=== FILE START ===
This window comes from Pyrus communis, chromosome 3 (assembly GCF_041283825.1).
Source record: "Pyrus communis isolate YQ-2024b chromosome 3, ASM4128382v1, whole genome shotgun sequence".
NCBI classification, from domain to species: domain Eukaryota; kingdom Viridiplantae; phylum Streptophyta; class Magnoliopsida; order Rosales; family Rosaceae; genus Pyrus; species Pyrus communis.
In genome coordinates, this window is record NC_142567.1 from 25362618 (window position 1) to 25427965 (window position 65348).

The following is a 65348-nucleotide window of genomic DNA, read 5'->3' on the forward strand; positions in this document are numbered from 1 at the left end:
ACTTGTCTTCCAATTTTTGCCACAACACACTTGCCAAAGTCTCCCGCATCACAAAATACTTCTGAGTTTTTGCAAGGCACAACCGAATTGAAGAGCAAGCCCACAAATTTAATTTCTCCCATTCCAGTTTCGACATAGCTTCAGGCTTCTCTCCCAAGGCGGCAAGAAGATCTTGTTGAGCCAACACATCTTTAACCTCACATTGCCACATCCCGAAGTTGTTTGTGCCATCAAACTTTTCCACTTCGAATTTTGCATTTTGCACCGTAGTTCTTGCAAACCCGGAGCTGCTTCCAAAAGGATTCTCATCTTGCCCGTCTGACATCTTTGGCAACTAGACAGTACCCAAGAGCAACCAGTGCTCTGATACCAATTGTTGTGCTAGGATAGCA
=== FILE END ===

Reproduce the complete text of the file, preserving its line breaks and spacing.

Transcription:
This window comes from Pyrus communis, chromosome 3 (assembly GCF_041283825.1).
Source record: "Pyrus communis isolate YQ-2024b chromosome 3, ASM4128382v1, whole genome shotgun sequence".
NCBI classification, from domain to species: domain Eukaryota; kingdom Viridiplantae; phylum Streptophyta; class Magnoliopsida; order Rosales; family Rosaceae; genus Pyrus; species Pyrus communis.
In genome coordinates, this window is record NC_142567.1 from 25362618 (window position 1) to 25427965 (window position 65348).

The following is a 65348-nucleotide window of genomic DNA, read 5'->3' on the forward strand; positions in this document are numbered from 1 at the left end:
ACTTGTCTTCCAATTTTTGCCACAACACACTTGCCAAAGTCTCCCGCATCACAAAATACTTCTGAGTTTTTGCAAGGCACAACCGAATTGAAGAGCAAGCCCACAAATTTAATTTCTCCCATTCCAGTTTCGACATAGCTTCAGGCTTCTCTCCCAAGGCGGCAAGAAGATCTTGTTGAGCCAACACATCTTTAACCTCACATTGCCACATCCCGAAGTTGTTTGTGCCATCAAACTTTTCCACTTCGAATTTTGCATTTTGCACCGTAGTTCTTGCAAACCCGGAGCTGCTTCCAAAAGGATTCTCATCTTGCCCGTCTGACATCTTTGGCAACTAGACAGTACCCAAGAGCAACCAGTGCTCTGATACCAATTGTTGTGCTAGGATAGCA